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Lo, there thy Saviour dear, in glory dight, dressed.
Adored of all the powers of heavens bright !
Lo, where that head that bled with thorny wound,
Shines ever with celestial honour crowned !

That hand that held the scornful reed
Makes all the fiends infernal dread.

That back and side that ran with bloody streams
Daunt angels' eyes with their majestic beams;
Those feet, once fastened to the cursed tree,
Trample on Death and Hell, in glorious glee.

Those lips, once drenched with gall, do make
With their dread doom the world to quake.

Behold those joys thou never canst behold;
Those precious gates of pearl, those streets of gold,
Those streams of life, those trees of Paradise
That never can be seen hy mortal eyes !

And when thou seest this state divine,
Think that it is or shall be thine.

See there the happy troops of purest sprites
That live above in endless true delights!
And see where once thyself shalt rangéd be,
And look and long for immortality !

And now beforehand help to sing
Hallelujahs to heaven's king.

Polished as these are in comparison to those of Dr. Donne, and fine, too, as they are intrinsically, there are single phrases in his that are worth them all-except, indeed, that one splendid line,

Trample on Death and Hell in glorious glee.

George Sandys, the son of an archbishop of York, and born in 1577, is better known by his travels in the east than by his poetry. But his version of the Psalms is in good and various verse, not unfrequently graceful, sometimes fine. The following is not only in a popular rhythm, but is neat and melodious as well.


Thou who art enthroned above,
Thou by whom we live and move,
O how sweet, how excellent
Is't with tongue and heart's consent,
Thankful hearts and joyful tongues,
To renown thy name in songs !
When the morning paints the skies,
When the sparkling stars arise,
Thy high favours to rehearse,
Thy firm faith, in grateful verse !
Take the lute and violin,
Let the solemn harp begin,
Instruments strung with ten strings,
While the silver cymbal rings.
From thy works my joy proceeds ;
How I triumph in thy deeds !
Who thy wonders can express?
All thy thoughts are fathomless-
Hid from men in knowledge blind,
Hid from fools to vice inclined.
Who that tyrant sin obey,
Though they spring like flowers in May-
Parched with heat, and nipt with frost,
Soon shall fade, for ever lost.
Lord, thou art most great, most high ;
Such from all eternity.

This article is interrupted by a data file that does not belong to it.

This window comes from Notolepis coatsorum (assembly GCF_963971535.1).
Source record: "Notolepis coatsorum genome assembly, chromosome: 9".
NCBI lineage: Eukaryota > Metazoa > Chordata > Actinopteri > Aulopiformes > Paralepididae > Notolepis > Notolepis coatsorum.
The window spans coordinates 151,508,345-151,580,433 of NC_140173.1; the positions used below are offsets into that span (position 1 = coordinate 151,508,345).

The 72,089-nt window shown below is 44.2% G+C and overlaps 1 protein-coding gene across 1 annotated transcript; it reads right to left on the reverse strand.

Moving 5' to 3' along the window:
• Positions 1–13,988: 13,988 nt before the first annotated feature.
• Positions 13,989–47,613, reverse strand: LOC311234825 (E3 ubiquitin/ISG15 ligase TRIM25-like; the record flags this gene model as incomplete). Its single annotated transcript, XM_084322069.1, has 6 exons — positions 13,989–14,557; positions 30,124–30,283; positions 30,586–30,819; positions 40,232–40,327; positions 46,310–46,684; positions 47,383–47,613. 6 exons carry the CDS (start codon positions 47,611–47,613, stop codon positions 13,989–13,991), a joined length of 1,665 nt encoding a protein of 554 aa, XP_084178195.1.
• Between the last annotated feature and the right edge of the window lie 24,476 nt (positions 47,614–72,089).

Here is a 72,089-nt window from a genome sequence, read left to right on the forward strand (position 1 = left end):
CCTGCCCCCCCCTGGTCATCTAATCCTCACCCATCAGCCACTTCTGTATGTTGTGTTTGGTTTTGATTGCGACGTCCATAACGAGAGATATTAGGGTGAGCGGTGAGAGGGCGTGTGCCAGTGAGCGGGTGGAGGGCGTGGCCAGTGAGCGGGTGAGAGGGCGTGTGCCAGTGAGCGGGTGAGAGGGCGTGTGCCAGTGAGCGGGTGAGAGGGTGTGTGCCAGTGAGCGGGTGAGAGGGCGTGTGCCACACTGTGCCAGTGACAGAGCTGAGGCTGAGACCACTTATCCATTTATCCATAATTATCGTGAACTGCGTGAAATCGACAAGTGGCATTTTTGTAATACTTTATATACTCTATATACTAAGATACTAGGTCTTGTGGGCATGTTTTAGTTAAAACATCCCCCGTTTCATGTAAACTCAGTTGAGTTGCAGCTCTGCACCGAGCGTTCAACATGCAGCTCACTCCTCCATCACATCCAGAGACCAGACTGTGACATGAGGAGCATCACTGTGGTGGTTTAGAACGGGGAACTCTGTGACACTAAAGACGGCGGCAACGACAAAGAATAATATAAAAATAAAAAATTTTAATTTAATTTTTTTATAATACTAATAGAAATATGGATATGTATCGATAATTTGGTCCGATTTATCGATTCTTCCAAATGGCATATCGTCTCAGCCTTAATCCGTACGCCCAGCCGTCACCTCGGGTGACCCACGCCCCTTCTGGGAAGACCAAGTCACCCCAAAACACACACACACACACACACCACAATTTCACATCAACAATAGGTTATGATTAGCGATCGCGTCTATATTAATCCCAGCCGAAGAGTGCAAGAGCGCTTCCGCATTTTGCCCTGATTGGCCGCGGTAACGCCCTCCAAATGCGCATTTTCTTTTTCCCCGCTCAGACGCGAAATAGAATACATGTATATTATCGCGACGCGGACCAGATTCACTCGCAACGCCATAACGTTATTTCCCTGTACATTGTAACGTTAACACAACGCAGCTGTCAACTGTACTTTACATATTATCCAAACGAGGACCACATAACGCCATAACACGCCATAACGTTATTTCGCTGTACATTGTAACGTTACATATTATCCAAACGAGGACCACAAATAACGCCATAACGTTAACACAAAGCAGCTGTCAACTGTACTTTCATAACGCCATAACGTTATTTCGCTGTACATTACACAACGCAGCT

Perish shall thy enemies,
Rebels that against thee rise.
All who in their sins delight,
Shall be scattered by thy might.
But thou shalt exalt my horn
Like a youthful unicorn,
Fresh and fragrant odours shed
On thy crownéd prophet's head.

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Here is a part of the 66th Psalm, which makes a complete little song of itself:

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Bless the Lord. His praise be sung
While an ear can hear a tongue.
He our feet establisheth ;
He our souls redeems from death.
Lord, as silver purified,
Thou hast with affliction tried,
Thou hast driven into the net,
Burdens on our shoulders set.
Trod on by their horses' hooves,
Theirs whom pity never moves,
We through fire, with flames embraced,
We through raging floods have passed,
Yet by thy conducting hand,
Brought into a wealthy land.



FROM the nature of their adopted mode, we cannot look for much poetry of a devotional kind from the dramatists. That mode admitting of no utterance personal to the author, and requiring the scope of a play to bring out the intended truth, it is no wonder that, even in the dramas of Shakspere, profound as is the teaching they contain, we should find nothing immediately suitable to our purpose; while neither has he left anything in other form approaching in kind what we seek. Ben Jonson, however, born in 1574, who may be regarded as the sole representative of learning in the class, has left, amongst a large number of small pieces, three Poems of Devotion, whose merit may not indeed be great, but whose feeling is, I think, genuine. Whatever were his faults, and they were not few, hypocrisy was not one of them. His nature was fierce and honest.

He might boast, but he could not pretend. His oscillation between the reformed and the Romish church can hardly have had other cause than a vacillating conviction. It could not have served any prudential

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